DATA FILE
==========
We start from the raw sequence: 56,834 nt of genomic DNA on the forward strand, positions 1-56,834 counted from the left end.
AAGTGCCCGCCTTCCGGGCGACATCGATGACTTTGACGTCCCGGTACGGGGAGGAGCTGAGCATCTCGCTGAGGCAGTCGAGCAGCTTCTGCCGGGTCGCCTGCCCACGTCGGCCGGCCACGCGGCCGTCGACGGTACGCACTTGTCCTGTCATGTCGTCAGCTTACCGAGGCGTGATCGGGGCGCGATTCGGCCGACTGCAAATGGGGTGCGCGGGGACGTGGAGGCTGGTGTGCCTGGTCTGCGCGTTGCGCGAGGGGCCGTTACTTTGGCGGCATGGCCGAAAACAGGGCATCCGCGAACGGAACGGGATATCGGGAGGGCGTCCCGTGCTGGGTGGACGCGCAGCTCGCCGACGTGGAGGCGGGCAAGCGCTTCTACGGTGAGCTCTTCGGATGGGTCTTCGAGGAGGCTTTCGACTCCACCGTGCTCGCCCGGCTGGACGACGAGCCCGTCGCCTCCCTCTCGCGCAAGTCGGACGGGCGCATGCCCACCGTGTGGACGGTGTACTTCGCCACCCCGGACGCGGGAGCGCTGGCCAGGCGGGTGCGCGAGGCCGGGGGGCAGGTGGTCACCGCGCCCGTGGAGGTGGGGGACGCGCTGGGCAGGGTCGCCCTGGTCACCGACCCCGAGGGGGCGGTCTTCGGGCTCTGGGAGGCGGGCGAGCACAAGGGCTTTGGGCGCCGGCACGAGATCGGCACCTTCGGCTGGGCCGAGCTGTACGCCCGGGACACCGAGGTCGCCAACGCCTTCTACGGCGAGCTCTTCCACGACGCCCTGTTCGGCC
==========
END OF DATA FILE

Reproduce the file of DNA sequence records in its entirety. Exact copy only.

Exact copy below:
We start from the raw sequence: 56,834 nt of genomic DNA on the forward strand, positions 1-56,834 counted from the left end.
AAGTGCCCGCCTTCCGGGCGACATCGATGACTTTGACGTCCCGGTACGGGGAGGAGCTGAGCATCTCGCTGAGGCAGTCGAGCAGCTTCTGCCGGGTCGCCTGCCCACGTCGGCCGGCCACGCGGCCGTCGACGGTACGCACTTGTCCTGTCATGTCGTCAGCTTACCGAGGCGTGATCGGGGCGCGATTCGGCCGACTGCAAATGGGGTGCGCGGGGACGTGGAGGCTGGTGTGCCTGGTCTGCGCGTTGCGCGAGGGGCCGTTACTTTGGCGGCATGGCCGAAAACAGGGCATCCGCGAACGGAACGGGATATCGGGAGGGCGTCCCGTGCTGGGTGGACGCGCAGCTCGCCGACGTGGAGGCGGGCAAGCGCTTCTACGGTGAGCTCTTCGGATGGGTCTTCGAGGAGGCTTTCGACTCCACCGTGCTCGCCCGGCTGGACGACGAGCCCGTCGCCTCCCTCTCGCGCAAGTCGGACGGGCGCATGCCCACCGTGTGGACGGTGTACTTCGCCACCCCGGACGCGGGAGCGCTGGCCAGGCGGGTGCGCGAGGCCGGGGGGCAGGTGGTCACCGCGCCCGTGGAGGTGGGGGACGCGCTGGGCAGGGTCGCCCTGGTCACCGACCCCGAGGGGGCGGTCTTCGGGCTCTGGGAGGCGGGCGAGCACAAGGGCTTTGGGCGCCGGCACGAGATCGGCACCTTCGGCTGGGCCGAGCTGTACGCCCGGGACACCGAGGTCGCCAACGCCTTCTACGGCGAGCTCTTCCACGACGCCCTGTTCGGCC